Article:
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Generous Tax Credit Available for First Time Home Buyers

Posted by Jamie Downey  February 24, 2009 07:45 AM

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How can I take advantage of the $8,000 tax credit Congress has made available to first time home buyers? Also, how and when will I receive this credit?

As part of the American Recovery and Reinvestment Act of 2009, a.k.a. the Stimulus Bill, first time home owners are now eligible for a tax credit of $8,000. The following summarizes the eligibility requirements of this credit:

Timing – Home owners who purchase their house between January 1, 2009 and December 1, 2009 are eligible for the credit.

First time home buyer – The law states that the credit is available to first time home buyers. However, the law is a bit more flexible and allows anyone who has not owned a home for three years to qualify. For example, if you sold your home on May 24, 2006, you will have to close on your new home subsequent to May 24, 2009 to qualify. The closing date in this situation would make a significant difference on your wallet.

Claiming the credit – You will receive the tax credit when you file your individual tax return. As part of this filing, you will need to complete Form 5405 which determines the amount of credit you will receive. The credit can be claimed on either your 2008 or 2009 tax return. If you already filed your 2008 tax return, you can amend the return to obtain the credit.

Credit vs. deduction – Everyone should understand that this is a credit to the tax payer, not a deduction. A tax credit is a dollar for dollar benefit to the tax payer. So a first time home buyer should be $8,000 wealthier as a result of this credit. A deduction merely decreases your taxable income. Furthermore, this tax credit does not have to be repaid to the government like the “credit” available to first time home buyers in 2008.

Credit limits – The credit shall be equal to 10% of the purchase price of the home, not to exceed $8,000. Since the median home and condominium price in Massachusetts is significantly more than $80,000, most will receive the full $8,000 credit.

Income limits - Single taxpayers with incomes up to $75,000 and couples with income of up to $150,000 qualify for the full credit.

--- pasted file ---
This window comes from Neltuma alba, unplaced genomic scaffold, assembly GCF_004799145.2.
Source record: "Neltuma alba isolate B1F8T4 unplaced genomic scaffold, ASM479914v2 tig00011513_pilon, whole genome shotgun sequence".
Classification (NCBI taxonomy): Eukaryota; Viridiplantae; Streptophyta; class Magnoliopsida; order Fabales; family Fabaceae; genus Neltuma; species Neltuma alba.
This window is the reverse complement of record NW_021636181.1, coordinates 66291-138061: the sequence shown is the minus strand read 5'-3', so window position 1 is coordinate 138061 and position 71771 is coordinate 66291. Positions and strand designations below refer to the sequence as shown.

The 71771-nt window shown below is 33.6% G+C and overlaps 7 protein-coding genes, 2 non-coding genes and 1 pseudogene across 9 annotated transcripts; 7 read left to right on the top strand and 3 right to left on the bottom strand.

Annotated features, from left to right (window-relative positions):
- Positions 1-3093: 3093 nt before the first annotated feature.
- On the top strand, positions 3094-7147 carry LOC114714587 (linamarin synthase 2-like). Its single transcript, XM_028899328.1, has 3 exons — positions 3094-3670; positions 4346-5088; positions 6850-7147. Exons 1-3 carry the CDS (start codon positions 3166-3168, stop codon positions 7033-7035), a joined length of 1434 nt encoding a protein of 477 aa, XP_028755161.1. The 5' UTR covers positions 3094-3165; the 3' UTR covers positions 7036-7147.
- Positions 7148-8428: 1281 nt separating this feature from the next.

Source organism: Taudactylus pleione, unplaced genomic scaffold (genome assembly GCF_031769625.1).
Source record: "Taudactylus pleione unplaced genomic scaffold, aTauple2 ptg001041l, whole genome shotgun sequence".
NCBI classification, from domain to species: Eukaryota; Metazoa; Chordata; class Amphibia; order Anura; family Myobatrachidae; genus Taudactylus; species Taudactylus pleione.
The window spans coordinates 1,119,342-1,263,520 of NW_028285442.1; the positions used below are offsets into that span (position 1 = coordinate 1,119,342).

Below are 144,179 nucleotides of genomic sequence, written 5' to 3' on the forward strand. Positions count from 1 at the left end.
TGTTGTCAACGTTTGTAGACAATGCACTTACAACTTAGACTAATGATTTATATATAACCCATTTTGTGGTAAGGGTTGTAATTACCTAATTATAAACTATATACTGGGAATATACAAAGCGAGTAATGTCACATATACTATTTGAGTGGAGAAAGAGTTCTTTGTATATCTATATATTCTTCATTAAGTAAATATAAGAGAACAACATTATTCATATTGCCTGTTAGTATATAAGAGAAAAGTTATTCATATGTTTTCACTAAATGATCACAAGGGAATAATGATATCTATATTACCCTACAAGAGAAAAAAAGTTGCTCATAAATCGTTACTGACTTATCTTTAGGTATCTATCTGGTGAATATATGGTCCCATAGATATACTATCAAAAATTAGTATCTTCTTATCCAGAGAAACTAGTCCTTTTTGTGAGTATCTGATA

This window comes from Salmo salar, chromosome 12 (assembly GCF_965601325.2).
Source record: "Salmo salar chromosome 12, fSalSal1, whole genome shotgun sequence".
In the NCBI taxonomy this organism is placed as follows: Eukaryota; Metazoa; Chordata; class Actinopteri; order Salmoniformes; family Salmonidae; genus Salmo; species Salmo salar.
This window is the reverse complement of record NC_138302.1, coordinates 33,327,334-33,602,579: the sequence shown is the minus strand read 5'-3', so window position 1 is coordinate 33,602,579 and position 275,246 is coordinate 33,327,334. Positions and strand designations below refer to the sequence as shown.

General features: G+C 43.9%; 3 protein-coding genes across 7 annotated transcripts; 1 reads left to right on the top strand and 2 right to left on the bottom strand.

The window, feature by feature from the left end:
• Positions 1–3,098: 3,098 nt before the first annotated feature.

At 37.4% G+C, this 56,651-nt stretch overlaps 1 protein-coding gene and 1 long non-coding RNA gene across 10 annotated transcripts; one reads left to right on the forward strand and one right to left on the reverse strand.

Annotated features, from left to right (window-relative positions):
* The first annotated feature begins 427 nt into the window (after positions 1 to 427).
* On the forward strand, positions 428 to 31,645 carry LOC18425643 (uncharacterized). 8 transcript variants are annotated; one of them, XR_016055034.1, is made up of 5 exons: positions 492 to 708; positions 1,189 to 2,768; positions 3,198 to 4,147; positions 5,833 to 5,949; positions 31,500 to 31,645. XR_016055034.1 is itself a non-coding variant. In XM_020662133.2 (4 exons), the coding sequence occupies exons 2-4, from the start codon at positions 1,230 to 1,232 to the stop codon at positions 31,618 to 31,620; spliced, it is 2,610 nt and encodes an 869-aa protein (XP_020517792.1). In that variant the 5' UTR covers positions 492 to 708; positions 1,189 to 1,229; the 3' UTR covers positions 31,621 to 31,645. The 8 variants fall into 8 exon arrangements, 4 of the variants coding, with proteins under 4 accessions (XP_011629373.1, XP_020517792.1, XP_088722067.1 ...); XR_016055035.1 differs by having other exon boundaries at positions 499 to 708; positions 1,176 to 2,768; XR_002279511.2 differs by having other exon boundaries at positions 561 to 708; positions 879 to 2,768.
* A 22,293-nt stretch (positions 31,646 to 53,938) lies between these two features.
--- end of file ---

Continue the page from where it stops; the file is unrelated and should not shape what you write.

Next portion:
It seems ironic that while everyone seems to blame the housing “bubble” as the major cause of current economic malaise, Congress, the President, the Federal Reserve et al are trying to artificially re-inflate the values of homes back to bubble levels with lower interest rates, tax credits, and every other trick. Hopefully this time the outcome will be different. But I digress.

The Managing Your Money blog is here to help you with any tax or personal finance related questions. We encourage you to submit your question at the right side of this webpage.

This blog is not written or edited by or the Boston Globe.
The author is solely responsible for the content.

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Local finance professionals share insights and advice on issues such as budgeting, managing debt, and retirement planning.

About the contributors

D. Abraham Ringer is a CERTIFIED FINANCIAL PLANNER practitioner and a Financial Adviser with Morgan Stanley Global Wealth Management in Boston. He is registered in MA, NH, NY and several other states to which his articles are directed. For more information please visit
Financial Planning Association™ of Massachusetts has 900 members who specialize in the financial planning process. Many of its members engage in philanthropic pro bono work in their communities, recommend legislation, elevate public awareness, promote financial literacy, and advocate for sound economic and tax policies.
Odysseas Papadimitriou is the founder of, a credit card and gift card marketplace, and, a personal finance site. He has more than 13 years of experience in the personal finance industry, and previously served as senior director at Capital One.

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